On a 5.5 inch screen I challenge you to spot the difference between 1920x1080 and 2560x1440. Likewise I don't know anyone with a modern phone who carries spare batteries to overcome issues with life. A portable charger maybe, or an extended battery integrated in a case, but otherwise no. 4 or more years down the road when you want to replace the battery there's a small cost advantage (and a risk of buying dodgy third party/fake batteries) but rarely these days is a battery swap used to extend daily life.
Neither of these points was claimed in your original post.
Re: Gaining hardware but losing software = losing market share?
Eh, what are these music bugs of which you speak? I've had no problems with the Music app, and use Spotify on a daily basis (the only object I've got to which is that it loses track of where you are in a playlist if it is in the background when stopped).
Re: Unfortunate design choice
The 5.5 inch 6+ version has a 1920 x 1080 screen, and it has a longer battery life than the 5S and 6. The 6 has a better battery life than the 5S.
What was that again?
Re: NFC payments
The combination of the device plus fingerprint allows you to overcome the £20 limit. You have to trigger the phone to make a payment so you don't get drive-by theft.
Compare the two payment methods:
1) Get your wallet out
2) Select the right card
3) insert the card into the chip and pin reader
4) enter your pin
5) press Enter
6) wait while pin is verified
7) wait for authorisation from CC company
8) remove card from reader
9) replace in wallet
10) put wallet back in pocket.
1) get your phone out
2) touch it to the reader while pressing the fingerprint reader (which activates the screen)
3) wait for authorisation from CC company.
4) put phone back in pocket
Re: Perfectly put.
But not quickly or easily, which is why they make the faces out of sapphire.
Re: Woz was clearly not a layout artist
At 1MHz the track length was largely unimportant. Using as few possible components and making the board small were the design goals in those days.
Will pay stilly amounts of money for tiny bits of paper with trivial face values. It's about rarity to them, and the place in history of the stamp in question.
Computer collectors think the same way. As a machine it is trivial. As a working example from the original batch of 50 it is rare (modern reproductions don't lower the rarity). As one of the machines that got Apple off the ground then it has a place in history.
Collecting in general isn't my thing, but that doesn't mean that I can't understand those that do or make me need to insult them.
Re: Interesting @dogged
No, they didn't say that it wasn't their fault, they have placed rate limiting code on the affected systems now. IMHO the best way to do this is to get exponentially slower returning a response after each failed logon. Humans will just go through the "forgot my password" procedure, machines will get only a couple of chances at guessing before things become too slow to use.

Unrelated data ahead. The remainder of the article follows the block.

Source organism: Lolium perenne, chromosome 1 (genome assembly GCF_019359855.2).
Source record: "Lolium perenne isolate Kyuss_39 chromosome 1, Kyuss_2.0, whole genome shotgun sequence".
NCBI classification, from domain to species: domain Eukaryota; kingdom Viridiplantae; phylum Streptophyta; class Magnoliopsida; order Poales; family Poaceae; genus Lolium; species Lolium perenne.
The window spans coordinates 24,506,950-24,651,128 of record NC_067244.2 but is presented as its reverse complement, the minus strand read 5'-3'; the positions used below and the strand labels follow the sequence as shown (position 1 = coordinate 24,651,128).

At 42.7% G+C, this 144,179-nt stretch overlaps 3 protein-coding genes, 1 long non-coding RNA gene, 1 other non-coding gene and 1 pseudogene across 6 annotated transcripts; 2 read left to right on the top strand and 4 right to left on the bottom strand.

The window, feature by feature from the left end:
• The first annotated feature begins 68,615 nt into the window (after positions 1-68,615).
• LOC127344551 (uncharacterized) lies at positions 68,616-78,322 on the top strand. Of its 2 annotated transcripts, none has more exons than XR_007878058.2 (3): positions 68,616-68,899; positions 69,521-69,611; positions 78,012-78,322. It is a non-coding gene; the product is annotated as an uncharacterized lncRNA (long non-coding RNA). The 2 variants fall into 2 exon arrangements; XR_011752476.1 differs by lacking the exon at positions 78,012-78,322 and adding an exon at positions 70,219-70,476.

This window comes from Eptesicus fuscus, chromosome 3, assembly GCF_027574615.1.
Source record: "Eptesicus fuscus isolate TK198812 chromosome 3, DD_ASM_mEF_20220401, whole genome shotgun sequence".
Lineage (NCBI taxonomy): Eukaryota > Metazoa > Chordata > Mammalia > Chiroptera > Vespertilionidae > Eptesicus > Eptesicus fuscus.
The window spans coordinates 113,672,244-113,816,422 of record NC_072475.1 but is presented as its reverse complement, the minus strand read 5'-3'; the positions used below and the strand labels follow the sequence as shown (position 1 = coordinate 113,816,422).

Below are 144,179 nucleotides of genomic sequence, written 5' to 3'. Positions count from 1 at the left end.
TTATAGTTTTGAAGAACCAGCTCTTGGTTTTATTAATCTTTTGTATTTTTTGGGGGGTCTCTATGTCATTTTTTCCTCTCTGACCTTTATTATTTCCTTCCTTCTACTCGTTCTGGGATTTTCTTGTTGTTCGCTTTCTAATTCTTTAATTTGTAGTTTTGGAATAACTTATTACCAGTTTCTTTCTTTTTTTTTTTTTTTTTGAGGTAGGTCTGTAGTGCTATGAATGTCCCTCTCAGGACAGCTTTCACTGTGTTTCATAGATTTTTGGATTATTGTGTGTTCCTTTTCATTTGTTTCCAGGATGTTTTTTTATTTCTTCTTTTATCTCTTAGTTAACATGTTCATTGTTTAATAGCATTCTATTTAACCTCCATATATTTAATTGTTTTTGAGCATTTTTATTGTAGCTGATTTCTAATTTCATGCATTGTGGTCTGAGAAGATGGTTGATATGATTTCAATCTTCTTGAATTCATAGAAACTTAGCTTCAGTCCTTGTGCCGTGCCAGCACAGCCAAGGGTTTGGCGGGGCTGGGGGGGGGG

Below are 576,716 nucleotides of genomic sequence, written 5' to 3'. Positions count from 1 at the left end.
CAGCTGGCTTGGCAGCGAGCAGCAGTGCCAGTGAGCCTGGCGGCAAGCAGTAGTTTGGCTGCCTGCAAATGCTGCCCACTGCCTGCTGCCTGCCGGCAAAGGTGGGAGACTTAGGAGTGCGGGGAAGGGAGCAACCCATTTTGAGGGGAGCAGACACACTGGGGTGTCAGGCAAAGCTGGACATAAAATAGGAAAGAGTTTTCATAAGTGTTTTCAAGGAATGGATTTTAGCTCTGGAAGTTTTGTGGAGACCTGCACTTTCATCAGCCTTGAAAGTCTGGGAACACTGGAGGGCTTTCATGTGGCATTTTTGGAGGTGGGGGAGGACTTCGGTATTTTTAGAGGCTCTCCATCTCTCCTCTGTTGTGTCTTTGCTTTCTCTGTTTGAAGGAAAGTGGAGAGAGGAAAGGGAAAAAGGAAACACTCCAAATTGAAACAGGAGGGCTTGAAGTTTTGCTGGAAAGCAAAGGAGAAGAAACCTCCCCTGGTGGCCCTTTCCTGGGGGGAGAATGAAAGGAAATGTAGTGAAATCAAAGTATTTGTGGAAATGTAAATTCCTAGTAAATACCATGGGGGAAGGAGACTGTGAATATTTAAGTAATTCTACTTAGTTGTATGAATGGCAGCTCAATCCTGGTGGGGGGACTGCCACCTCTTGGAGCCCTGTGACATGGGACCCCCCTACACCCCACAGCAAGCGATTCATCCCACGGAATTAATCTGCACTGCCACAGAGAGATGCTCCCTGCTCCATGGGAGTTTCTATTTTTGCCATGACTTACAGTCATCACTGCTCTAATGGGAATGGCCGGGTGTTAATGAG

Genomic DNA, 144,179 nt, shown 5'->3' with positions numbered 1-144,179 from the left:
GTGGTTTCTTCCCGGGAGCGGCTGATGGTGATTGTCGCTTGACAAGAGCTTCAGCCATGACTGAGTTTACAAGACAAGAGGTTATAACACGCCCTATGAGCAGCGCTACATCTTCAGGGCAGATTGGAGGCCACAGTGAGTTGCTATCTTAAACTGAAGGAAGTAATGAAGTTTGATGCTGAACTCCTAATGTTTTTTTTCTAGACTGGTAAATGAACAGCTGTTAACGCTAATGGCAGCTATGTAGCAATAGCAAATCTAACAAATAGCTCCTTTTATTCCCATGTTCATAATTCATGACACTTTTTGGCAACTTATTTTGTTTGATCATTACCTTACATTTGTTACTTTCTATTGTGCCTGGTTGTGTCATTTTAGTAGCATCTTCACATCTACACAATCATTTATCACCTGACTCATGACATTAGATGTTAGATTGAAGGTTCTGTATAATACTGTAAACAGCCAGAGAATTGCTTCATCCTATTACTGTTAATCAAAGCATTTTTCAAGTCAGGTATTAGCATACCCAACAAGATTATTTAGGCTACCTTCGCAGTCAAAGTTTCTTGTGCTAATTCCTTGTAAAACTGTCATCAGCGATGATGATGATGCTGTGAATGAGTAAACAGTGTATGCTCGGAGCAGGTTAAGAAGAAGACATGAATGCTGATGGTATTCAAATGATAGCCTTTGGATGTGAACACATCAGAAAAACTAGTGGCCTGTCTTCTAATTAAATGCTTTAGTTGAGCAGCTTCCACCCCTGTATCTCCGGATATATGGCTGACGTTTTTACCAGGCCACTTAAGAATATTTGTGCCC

What Apple did say is that it's not an issue for the vast majority of their users as the attacks were only on specific accounts and wouldn't have succeeded against harder passwords.
The Apple hating community (of which I'm assuming you're a member) seem to overlook flaws in their own chosen platform and leap on the slightest error by Apple. Yes, it was a flaw. No, Apple don't create flawless code, nor have they ever made this claim.
No, they are saying that their host systems weren't compromised, only individual user accounts due to weak passwords and security questions (there does seem to have been an issue where there was no rate limiting on guesses). If the host systems had been compromised then ALL users would have been at risk.
Re: Speak for youself!
Erm, I've got a iPhone 5, and its working quite happily on EE with 4G. It doesn't do the 2600MHz and 800MHz bands that were auctioned, but both 3 and EE provide an 1800MHz service.
Financial IT spending
Is all about managing risk. It's risky, slow and expensive to put new core IT systems in place because of the number of other systems that speak to them. I was working for a large US bank while they replaced their general ledger system (or should I say systems, it was one CICS/COBOL application that had forked repeatedly). It took millions and years of effort to replace, and there were operational hiccups on the way.
Unless they really have to the banks would rather not change their systems because of the risk. Waving fancy cloud based systems at them is unlikely to help that.
Re: What's new?
"I'd like to cite every piece of Free Software..."
Which costs you money to configure and support. No matter where you got it from and for how much, by the time it has been integrated into an environment then it has cost you. If you're a hacker at home then that cost is only time, for companies time is money.
"By being able to re-purpose/re-implement...."